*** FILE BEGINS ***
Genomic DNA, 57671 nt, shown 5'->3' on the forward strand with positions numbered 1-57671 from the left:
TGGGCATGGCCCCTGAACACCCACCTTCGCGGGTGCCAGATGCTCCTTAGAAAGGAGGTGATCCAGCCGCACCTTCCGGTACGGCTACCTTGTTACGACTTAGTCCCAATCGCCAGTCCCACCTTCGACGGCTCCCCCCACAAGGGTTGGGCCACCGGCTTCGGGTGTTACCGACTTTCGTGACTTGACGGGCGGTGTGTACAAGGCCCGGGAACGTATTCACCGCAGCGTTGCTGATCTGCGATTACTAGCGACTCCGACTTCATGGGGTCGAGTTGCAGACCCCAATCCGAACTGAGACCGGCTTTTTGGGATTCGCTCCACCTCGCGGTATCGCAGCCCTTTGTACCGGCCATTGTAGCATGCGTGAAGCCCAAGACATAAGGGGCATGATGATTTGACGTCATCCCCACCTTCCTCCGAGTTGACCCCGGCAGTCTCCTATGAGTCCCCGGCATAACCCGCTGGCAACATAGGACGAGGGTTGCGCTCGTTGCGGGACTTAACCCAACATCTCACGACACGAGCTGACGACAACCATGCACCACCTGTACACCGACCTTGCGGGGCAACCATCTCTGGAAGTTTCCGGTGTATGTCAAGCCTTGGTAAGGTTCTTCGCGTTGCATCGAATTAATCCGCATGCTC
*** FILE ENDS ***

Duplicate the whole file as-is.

Genomic DNA, 57671 nt, shown 5'->3' on the forward strand with positions numbered 1-57671 from the left:
TGGGCATGGCCCCTGAACACCCACCTTCGCGGGTGCCAGATGCTCCTTAGAAAGGAGGTGATCCAGCCGCACCTTCCGGTACGGCTACCTTGTTACGACTTAGTCCCAATCGCCAGTCCCACCTTCGACGGCTCCCCCCACAAGGGTTGGGCCACCGGCTTCGGGTGTTACCGACTTTCGTGACTTGACGGGCGGTGTGTACAAGGCCCGGGAACGTATTCACCGCAGCGTTGCTGATCTGCGATTACTAGCGACTCCGACTTCATGGGGTCGAGTTGCAGACCCCAATCCGAACTGAGACCGGCTTTTTGGGATTCGCTCCACCTCGCGGTATCGCAGCCCTTTGTACCGGCCATTGTAGCATGCGTGAAGCCCAAGACATAAGGGGCATGATGATTTGACGTCATCCCCACCTTCCTCCGAGTTGACCCCGGCAGTCTCCTATGAGTCCCCGGCATAACCCGCTGGCAACATAGGACGAGGGTTGCGCTCGTTGCGGGACTTAACCCAACATCTCACGACACGAGCTGACGACAACCATGCACCACCTGTACACCGACCTTGCGGGGCAACCATCTCTGGAAGTTTCCGGTGTATGTCAAGCCTTGGTAAGGTTCTTCGCGTTGCATCGAATTAATCCGCATGCTC